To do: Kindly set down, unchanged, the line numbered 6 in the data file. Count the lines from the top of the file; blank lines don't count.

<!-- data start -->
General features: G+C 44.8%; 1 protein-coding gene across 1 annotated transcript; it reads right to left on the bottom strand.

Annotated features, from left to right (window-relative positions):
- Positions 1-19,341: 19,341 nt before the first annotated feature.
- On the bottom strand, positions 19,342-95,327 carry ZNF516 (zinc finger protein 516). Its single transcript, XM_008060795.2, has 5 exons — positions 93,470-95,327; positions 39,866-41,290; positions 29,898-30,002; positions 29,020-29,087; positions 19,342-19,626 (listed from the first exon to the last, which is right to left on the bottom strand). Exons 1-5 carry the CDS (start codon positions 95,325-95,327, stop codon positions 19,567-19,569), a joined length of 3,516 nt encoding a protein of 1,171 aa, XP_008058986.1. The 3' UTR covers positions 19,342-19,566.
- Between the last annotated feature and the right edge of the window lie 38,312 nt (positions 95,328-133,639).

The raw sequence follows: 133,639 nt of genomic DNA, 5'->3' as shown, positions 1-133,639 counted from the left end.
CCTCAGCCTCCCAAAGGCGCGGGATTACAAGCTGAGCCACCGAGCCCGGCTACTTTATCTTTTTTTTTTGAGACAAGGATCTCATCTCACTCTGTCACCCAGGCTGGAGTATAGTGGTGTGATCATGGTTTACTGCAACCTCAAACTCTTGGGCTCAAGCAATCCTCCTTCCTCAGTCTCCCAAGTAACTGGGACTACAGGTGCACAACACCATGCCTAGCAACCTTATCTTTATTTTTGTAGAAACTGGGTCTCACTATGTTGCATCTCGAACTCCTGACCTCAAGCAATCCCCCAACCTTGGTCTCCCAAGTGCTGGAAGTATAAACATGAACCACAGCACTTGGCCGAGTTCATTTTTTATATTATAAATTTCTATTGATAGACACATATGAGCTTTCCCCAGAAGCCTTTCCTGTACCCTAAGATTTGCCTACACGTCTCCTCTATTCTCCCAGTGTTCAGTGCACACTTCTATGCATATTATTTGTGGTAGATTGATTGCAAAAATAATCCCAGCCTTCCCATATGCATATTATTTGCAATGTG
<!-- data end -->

The raw sequence follows: 133,639 nt of genomic DNA, 5'->3' as shown, positions 1-133,639 counted from the left end.